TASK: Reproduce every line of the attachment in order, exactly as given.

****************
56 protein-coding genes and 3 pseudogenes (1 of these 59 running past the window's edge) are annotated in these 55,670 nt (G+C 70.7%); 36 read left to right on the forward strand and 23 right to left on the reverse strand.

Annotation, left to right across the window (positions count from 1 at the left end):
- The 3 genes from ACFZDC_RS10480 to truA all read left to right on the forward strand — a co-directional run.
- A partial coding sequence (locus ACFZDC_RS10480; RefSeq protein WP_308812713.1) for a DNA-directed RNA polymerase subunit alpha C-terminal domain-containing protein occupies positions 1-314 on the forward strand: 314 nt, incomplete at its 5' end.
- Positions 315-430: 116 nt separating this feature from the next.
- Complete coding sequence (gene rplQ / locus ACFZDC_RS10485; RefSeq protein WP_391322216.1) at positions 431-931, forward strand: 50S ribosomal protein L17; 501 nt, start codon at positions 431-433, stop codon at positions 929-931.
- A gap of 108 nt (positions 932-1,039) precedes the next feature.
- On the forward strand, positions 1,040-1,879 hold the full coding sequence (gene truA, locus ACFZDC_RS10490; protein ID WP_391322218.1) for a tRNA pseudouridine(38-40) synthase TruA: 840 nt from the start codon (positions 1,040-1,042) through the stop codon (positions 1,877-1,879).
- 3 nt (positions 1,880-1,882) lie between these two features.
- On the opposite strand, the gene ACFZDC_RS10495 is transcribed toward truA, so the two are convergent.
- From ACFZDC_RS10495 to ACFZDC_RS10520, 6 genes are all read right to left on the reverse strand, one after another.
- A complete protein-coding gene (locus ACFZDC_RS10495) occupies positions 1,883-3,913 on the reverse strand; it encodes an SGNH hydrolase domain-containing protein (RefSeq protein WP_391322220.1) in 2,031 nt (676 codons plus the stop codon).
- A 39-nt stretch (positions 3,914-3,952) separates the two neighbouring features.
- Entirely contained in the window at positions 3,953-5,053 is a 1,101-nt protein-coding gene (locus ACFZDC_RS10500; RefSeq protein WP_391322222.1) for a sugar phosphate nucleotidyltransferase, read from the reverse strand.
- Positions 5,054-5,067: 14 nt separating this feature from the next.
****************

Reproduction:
56 protein-coding genes and 3 pseudogenes (1 of these 59 running past the window's edge) are annotated in these 55,670 nt (G+C 70.7%); 36 read left to right on the forward strand and 23 right to left on the reverse strand.

Annotation, left to right across the window (positions count from 1 at the left end):
- The 3 genes from ACFZDC_RS10480 to truA all read left to right on the forward strand — a co-directional run.
- A partial coding sequence (locus ACFZDC_RS10480; RefSeq protein WP_308812713.1) for a DNA-directed RNA polymerase subunit alpha C-terminal domain-containing protein occupies positions 1-314 on the forward strand: 314 nt, incomplete at its 5' end.
- Positions 315-430: 116 nt separating this feature from the next.
- Complete coding sequence (gene rplQ / locus ACFZDC_RS10485; RefSeq protein WP_391322216.1) at positions 431-931, forward strand: 50S ribosomal protein L17; 501 nt, start codon at positions 431-433, stop codon at positions 929-931.
- A gap of 108 nt (positions 932-1,039) precedes the next feature.
- On the forward strand, positions 1,040-1,879 hold the full coding sequence (gene truA, locus ACFZDC_RS10490; protein ID WP_391322218.1) for a tRNA pseudouridine(38-40) synthase TruA: 840 nt from the start codon (positions 1,040-1,042) through the stop codon (positions 1,877-1,879).
- 3 nt (positions 1,880-1,882) lie between these two features.
- On the opposite strand, the gene ACFZDC_RS10495 is transcribed toward truA, so the two are convergent.
- From ACFZDC_RS10495 to ACFZDC_RS10520, 6 genes are all read right to left on the reverse strand, one after another.
- A complete protein-coding gene (locus ACFZDC_RS10495) occupies positions 1,883-3,913 on the reverse strand; it encodes an SGNH hydrolase domain-containing protein (RefSeq protein WP_391322220.1) in 2,031 nt (676 codons plus the stop codon).
- A 39-nt stretch (positions 3,914-3,952) separates the two neighbouring features.
- Entirely contained in the window at positions 3,953-5,053 is a 1,101-nt protein-coding gene (locus ACFZDC_RS10500; RefSeq protein WP_391322222.1) for a sugar phosphate nucleotidyltransferase, read from the reverse strand.
- Positions 5,054-5,067: 14 nt separating this feature from the next.